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Advancements and Characteristics of Gauge Ingest and Quality Control within the Multi-Radar Multi-Sensor System

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  • 1 aCooperative Institute for Mesoscale Meteorological Studies, University of Oklahoma, Norman, Oklahoma
  • | 2 bNOAA/OAR/National Severe Storms Laboratory, Norman, Oklahoma
  • | 3 cNational Weather Center Research Experience for Undergraduates, Norman, Oklahoma
  • | 4 dCentral Michigan University, Mt. Pleasant, Michigan
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Abstract

This study describes recent advancements in the Multi-Radar Multi-Sensor (MRMS) automated gauge ingest and quality control (QC) processes. A data latency analysis for the combined multiple gauge collection platforms provided guidance for a multiple-pass generation and delivery of gauge-based precipitation products. Various advancements to the gauge QC logic were evaluated over a 21-month period, resulting in an average of 86% of hourly gauge observations per hour being classified as useful. The fully automated QC logic was compared to manual human QC for a limited domain, which showed a >95% agreement in their QC reasoning categories. This study also includes an extensive evaluation of various characteristics related to the gauge observations ingested into the MRMS system. Duplicate observations between gauge collection platforms highlighted differences in site coordinates; moreover, errors in Automated Surface Observing System (ASOS) station site coordinates resulted in >79% of sites being located in a different MRMS 1-km grid cell. The ASOS coordinate analysis combined with examinations of other limitations regarding gauge observations highlight the need for robust and accurate metadata to further enhance the quality control of gauge data.

Significance Statement

This study examines an advanced quality control technique for the MRMS system and how it performs against manual quality control by forecasters, which showed >95% match for the reasoning of flagging a gauge; moreover, this study examines other characteristics pertaining to the ingest and quality control of automated gauge observations, including duplicate observations, errors in location, and the need for more robust metadata to improve hydrometeorological product verification and corrections.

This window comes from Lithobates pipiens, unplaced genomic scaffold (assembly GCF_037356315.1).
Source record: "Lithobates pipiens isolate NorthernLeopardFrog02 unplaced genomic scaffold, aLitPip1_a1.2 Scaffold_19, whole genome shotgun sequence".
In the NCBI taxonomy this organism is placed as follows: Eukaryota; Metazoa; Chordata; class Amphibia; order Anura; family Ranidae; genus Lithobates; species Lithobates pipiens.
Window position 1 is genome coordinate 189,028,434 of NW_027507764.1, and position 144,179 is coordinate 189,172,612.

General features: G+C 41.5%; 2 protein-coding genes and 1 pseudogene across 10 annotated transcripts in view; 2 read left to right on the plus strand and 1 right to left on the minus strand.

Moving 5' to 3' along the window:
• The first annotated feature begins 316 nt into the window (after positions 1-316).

© 2021 American Meteorological Society. For information regarding reuse of this content and general copyright information, consult the AMS Copyright Policy (www.ametsoc.org/PUBSReuseLicenses).

Corresponding author: Steven Martinaitis, steven.martinaitis@noaa.gov

Abstract

This study describes recent advancements in the Multi-Radar Multi-Sensor (MRMS) automated gauge ingest and quality control (QC) processes. A data latency analysis for the combined multiple gauge collection platforms provided guidance for a multiple-pass generation and delivery of gauge-based precipitation products. Various advancements to the gauge QC logic were evaluated over a 21-month period, resulting in an average of 86% of hourly gauge observations per hour being classified as useful. The fully automated QC logic was compared to manual human QC for a limited domain, which showed a >95% agreement in their QC reasoning categories. This study also includes an extensive evaluation of various characteristics related to the gauge observations ingested into the MRMS system. Duplicate observations between gauge collection platforms highlighted differences in site coordinates; moreover, errors in Automated Surface Observing System (ASOS) station site coordinates resulted in >79% of sites being located in a different MRMS 1-km grid cell. The ASOS coordinate analysis combined with examinations of other limitations regarding gauge observations highlight the need for robust and accurate metadata to further enhance the quality control of gauge data.

Significance Statement

This study examines an advanced quality control technique for the MRMS system and how it performs against manual quality control by forecasters, which showed >95% match for the reasoning of flagging a gauge; moreover, this study examines other characteristics pertaining to the ingest and quality control of automated gauge observations, including duplicate observations, errors in location, and the need for more robust metadata to improve hydrometeorological product verification and corrections.

© 2021 American Meteorological Society. For information regarding reuse of this content and general copyright information, consult the AMS Copyright Policy (www.ametsoc.org/PUBSReuseLicenses).

Corresponding author: Steven Martinaitis, steven.martinaitis@noaa.gov
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